Frank Lampard’s going to enjoy his 2020-21, even though he’d clearly have enjoyed another year or two with Willian.

Bournemouth appoints Jason Tindall as Eddie Howe replacement

Bournemouth new manager
https://www.afcb.co.uk/
Leave a comment

There were questions as to how Bournemouth would address finding a replacement forr an institution after Eddie Howe left the club following the Cherries’ relegation from the Premier League.

Would Bournemouth go outside the box like they did with Howe the first time, hiring the 31-year-old following a stint as a player-coach and then youth coach at the club? Would they opt for a manager who’s led a club to Premier League promotion after relegation again? Or might it not be a big departure from the norm at all.

Meet the new boss. Familiar with the old boss.

[ MORE: Premier League announces VAR, subs rules ]

Bournemouth named Howe’s longtime No. 2, Alex Tindall, to lead the Cherries’ first ever bid to return to the Premier League following relegation.

Tindall is 14 days older than Howe and has assisted his former Bournemouth teammate since 2008: twice with the club and also during Howe’s year at Burnley.

:Given the success of the club over the last 12 years, with Eddie in charge and me by his side, I’m not going to come in and rip everything up and start again,” Howe said. “I would be a fool to do that. But I’m my own person with my own ideas and I will be looking to implement them as soon as we get back on the training ground.

“I know the Championship is a very tough league but my aim is to get this club back into the Premier League at the first time of asking. This is a challenge that I feel I’m ready for and one I’m looking forward to.”

This is intriguing and exciting for a club like Bournemouth, still steeping its top-level tradition after an impressive five Premier League seasons including a finish as high as ninth.

What will be most interesting is to see if Tindall can have more success arranging the defense. A former striker, Tindall takes the reins of a club which allowed 67, 67, 61, 70, and 65 goals in their five PL seasons. The club was a bit unlucky this year, scoring just 40 and underperforming expected goals scored and conceded.

Champions League, Europa League: How to watch, odds, start time, predictions

Champions League odds
Getty Images
Leave a comment

The UEFA Champions League and Europa League action has resumed and I’m going to reveal my predictions for this next round as well as the latest odds for Europe’s top two continental tournaments.

[ LIVE: Champions League scores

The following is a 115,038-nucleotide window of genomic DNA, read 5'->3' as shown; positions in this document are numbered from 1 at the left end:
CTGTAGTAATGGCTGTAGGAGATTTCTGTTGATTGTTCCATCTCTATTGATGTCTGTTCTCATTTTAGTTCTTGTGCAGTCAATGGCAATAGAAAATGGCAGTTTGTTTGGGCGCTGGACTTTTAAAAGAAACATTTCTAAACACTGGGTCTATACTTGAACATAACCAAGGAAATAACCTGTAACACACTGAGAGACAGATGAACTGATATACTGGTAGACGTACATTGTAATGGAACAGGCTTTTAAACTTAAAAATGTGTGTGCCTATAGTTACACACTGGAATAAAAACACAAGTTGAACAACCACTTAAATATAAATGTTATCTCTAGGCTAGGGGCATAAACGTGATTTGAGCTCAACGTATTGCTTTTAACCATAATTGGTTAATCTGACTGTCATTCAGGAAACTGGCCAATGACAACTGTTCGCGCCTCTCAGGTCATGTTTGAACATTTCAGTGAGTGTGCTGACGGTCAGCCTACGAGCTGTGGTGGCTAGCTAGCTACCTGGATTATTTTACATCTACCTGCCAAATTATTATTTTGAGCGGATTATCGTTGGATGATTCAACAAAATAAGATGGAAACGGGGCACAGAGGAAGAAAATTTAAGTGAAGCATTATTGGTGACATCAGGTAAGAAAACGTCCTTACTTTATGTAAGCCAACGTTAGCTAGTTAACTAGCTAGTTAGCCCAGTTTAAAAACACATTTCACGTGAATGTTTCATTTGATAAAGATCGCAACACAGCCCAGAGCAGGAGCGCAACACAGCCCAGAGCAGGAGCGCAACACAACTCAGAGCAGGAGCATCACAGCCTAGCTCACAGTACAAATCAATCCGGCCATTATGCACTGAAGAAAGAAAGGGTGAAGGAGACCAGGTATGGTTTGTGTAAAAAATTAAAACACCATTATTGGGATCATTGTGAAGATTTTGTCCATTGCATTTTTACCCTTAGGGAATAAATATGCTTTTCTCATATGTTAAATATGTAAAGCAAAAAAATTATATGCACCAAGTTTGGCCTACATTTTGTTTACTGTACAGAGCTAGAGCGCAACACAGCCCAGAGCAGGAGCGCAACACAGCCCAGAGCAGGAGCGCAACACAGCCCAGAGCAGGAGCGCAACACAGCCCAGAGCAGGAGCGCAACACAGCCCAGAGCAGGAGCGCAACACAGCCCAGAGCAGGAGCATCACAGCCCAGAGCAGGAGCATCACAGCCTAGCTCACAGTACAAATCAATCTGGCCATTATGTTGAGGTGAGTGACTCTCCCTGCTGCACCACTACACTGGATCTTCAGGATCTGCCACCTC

With Manchester City still in the Champions League and Manchester United and Wolves among the favorites to win the Europa League, there is a lot on the line for Premier League clubs in the coming weeks.

Just because the Premier League season is over, that doesn’t mean the action is over. Far from it. Both Manchester clubs are the bookmakers favorites to seal their respective European glory.

[ LIVE: Europa League scores ]

In the next few days the Europa League and Champions League quarterfinals will take place as the mini tournaments begin.

Man City beat Real Madrid 4-2 on aggregate, while Chelsea lost Bayern 7-1 on aggregate as they crashed out of the Champions League. Man United and Wolves are both in the quarterfinals and favored to go far.

Lisbon, Portugal will host the Champions League games from the quarterfinal stage onwards, while the Europa League games will be hosted around Germany.

Below is a look at my predictions, the odds for the games this week and how to watch and follow all of the fixtures in the USA.


How to watch, stream Champions League and Europa League

Dates: August 5-23
Location: Quarterfinals onwards in Lisbon/Germany
How to watch: CBS Sports
Live updates: UCL here at NBCSports.com & Europa League here at NBCSports.com


JPW’s Champions League predictions

Quarterfinals (August 12-15)
Wednesday, August 12: Atalanta 2-3 PSG
Thursday, August 13: RB Leipzig 1-2 Atletico Madrid
Friday, August 14: Barcelona 1-3 Bayern Munich
Saturday, August 15: Manchester City 3-1 Lyon


JPW’s Europa League predictions

Quarterfinals (August 10-11)
Monday, August 10: Inter Milan 2-1 Bayer Leverkusen
Monday, August 10: Manchester United 3-1 Copenhagen
Tuesday, August 11: Wolves 1-2 Sevilla
Tuesday, August 11: Shakhtar Donetsk 1-2 Basel


Champions League betting odds

Quarterfinals (August 12-15)

(+210) Atalanta v. PSG (+117). Tie: +275
(+225) RB Leipzig v. Atletico Madrid (+135). Tie: +220
(+235) Barcelona v. Bayern Munich (+115). Tie: +255
(-305) Manchester City v. Lyon (+750). Tie: +450

Outright winner
Manchester City (+220)
Bayern Munich (+325)
Paris Saint-Germain (+500)
Atletico Madrid (+800)
Barcelona (+800)
Atalanta (+1000)
RB Leipzig (+1700)
Lyon (+3500)


Europa League betting odds

Quarterfinals (August 10-11)
(+112) Inter Milan v. Bayer Leverkusen (+240). Tie: +250
(-385) Manchester United v. Copenhagen (+1000). Tie: +480
(+235) Wolves v. Sevilla (+120). Tie: +230
(-106) Shakhtar Donetsk v. Basel (+290). Tie: +255

Outright winner
Manchester United (+180)
Inter Milan (+325)
Sevilla (+500)
Bayer Leverkusen (+650)
Wolves (+700)
Shakhtar Donetsk (+1100)
Basel (+2500)
Copenhagen (+6000)

Barcelona reach 13th straight Champions League quarterfinal

Barcelona - Napoli
Photo by LLUIS GENE/AFP via Getty Images
Leave a comment

Barcelona – Napoli saw Lionel Messi and Co., book the eighth and final place in the UEFA Champions League quarterfinals, by way of a 3-1 victory on the night (4-2 on aggregate) on Saturday.

[ MORE: Champions League predictions ]

It was, as it so often tends to be, Messi who shone brightest and stole the spotlight en route to Barca’s 13th straight Champions League quarterfinal appearance.

[ LIVE: Champions League schedule ]

Barca entered Saturday with the slimmest of advantages, knowing that a scoreless draw would see them through to the quarterfinals after grabbing a vital away goal in the first goal. Lyon knew that no matter what, they needed to score at least once or they would be out. That threat was reinforced, and strengthened, when Clement Lenglet headed the Blaugrana ahead in the 10th minute.

Messi slipped, Messi got back up, Messi slipped again, Messi got back up again, Messi rifled the ball inside the far post to score a(nother) fantastic solo goal and make it 2-0 (3-1) in the 23rd minute. It was only slightly more complicated than that for him (WATCH HERE). Messi put the ball in the back of the net again just a few minutes later, but the goal was taken off the board by way of a somewhat suspect handball decision upon video review.

Nonethless, that was just about that after Luis Suarez converted from the penalty spot early in first-half stoppage time. Messi won the penalty by sneaking around Kalidou Koulibaly and winning the ball in the blink of an eye, forcing the Senegalese center back to foul him on the edge of the box lest Messi walk in on goal for a virtual tap-in.

Lorenzo Insigne converted a penalty kick of his own a couple minutes later before the interval, but the threat level never peaked higher than a 2-out-of-10 for Barca.

Barca will face Bayern Munichin a sensationally mouth-watering, single-leg quarterfinal matchup next Friday.